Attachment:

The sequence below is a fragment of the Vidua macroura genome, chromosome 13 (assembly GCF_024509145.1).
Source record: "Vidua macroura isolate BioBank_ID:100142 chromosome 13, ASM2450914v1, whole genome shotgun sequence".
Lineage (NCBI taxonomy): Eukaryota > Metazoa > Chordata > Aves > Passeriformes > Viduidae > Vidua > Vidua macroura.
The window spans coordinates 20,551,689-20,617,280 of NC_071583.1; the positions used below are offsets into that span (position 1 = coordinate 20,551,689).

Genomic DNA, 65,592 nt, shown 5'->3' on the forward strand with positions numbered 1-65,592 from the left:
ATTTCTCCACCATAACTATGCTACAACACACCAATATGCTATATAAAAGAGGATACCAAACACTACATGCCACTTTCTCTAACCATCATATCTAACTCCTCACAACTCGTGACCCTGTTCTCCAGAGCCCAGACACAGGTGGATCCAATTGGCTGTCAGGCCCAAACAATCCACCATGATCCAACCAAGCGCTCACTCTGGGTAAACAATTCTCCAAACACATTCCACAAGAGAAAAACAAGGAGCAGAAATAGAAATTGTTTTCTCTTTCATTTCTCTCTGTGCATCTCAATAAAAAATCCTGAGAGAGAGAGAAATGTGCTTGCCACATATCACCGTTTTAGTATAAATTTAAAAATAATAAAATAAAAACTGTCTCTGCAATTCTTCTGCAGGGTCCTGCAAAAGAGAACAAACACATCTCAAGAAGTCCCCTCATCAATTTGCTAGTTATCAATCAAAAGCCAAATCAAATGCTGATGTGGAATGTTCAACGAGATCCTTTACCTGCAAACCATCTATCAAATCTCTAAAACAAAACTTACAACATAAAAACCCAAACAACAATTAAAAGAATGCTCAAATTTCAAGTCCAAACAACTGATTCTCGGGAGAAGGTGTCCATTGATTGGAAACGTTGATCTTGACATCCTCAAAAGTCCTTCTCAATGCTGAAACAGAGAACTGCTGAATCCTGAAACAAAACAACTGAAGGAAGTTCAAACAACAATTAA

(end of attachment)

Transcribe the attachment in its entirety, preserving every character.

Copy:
The sequence below is a fragment of the Vidua macroura genome, chromosome 13 (assembly GCF_024509145.1).
Source record: "Vidua macroura isolate BioBank_ID:100142 chromosome 13, ASM2450914v1, whole genome shotgun sequence".
Lineage (NCBI taxonomy): Eukaryota > Metazoa > Chordata > Aves > Passeriformes > Viduidae > Vidua > Vidua macroura.
The window spans coordinates 20,551,689-20,617,280 of NC_071583.1; the positions used below are offsets into that span (position 1 = coordinate 20,551,689).

Genomic DNA, 65,592 nt, shown 5'->3' on the forward strand with positions numbered 1-65,592 from the left:
ATTTCTCCACCATAACTATGCTACAACACACCAATATGCTATATAAAAGAGGATACCAAACACTACATGCCACTTTCTCTAACCATCATATCTAACTCCTCACAACTCGTGACCCTGTTCTCCAGAGCCCAGACACAGGTGGATCCAATTGGCTGTCAGGCCCAAACAATCCACCATGATCCAACCAAGCGCTCACTCTGGGTAAACAATTCTCCAAACACATTCCACAAGAGAAAAACAAGGAGCAGAAATAGAAATTGTTTTCTCTTTCATTTCTCTCTGTGCATCTCAATAAAAAATCCTGAGAGAGAGAGAAATGTGCTTGCCACATATCACCGTTTTAGTATAAATTTAAAAATAATAAAATAAAAACTGTCTCTGCAATTCTTCTGCAGGGTCCTGCAAAAGAGAACAAACACATCTCAAGAAGTCCCCTCATCAATTTGCTAGTTATCAATCAAAAGCCAAATCAAATGCTGATGTGGAATGTTCAACGAGATCCTTTACCTGCAAACCATCTATCAAATCTCTAAAACAAAACTTACAACATAAAAACCCAAACAACAATTAAAAGAATGCTCAAATTTCAAGTCCAAACAACTGATTCTCGGGAGAAGGTGTCCATTGATTGGAAACGTTGATCTTGACATCCTCAAAAGTCCTTCTCAATGCTGAAACAGAGAACTGCTGAATCCTGAAACAAAACAACTGAAGGAAGTTCAAACAACAATTAA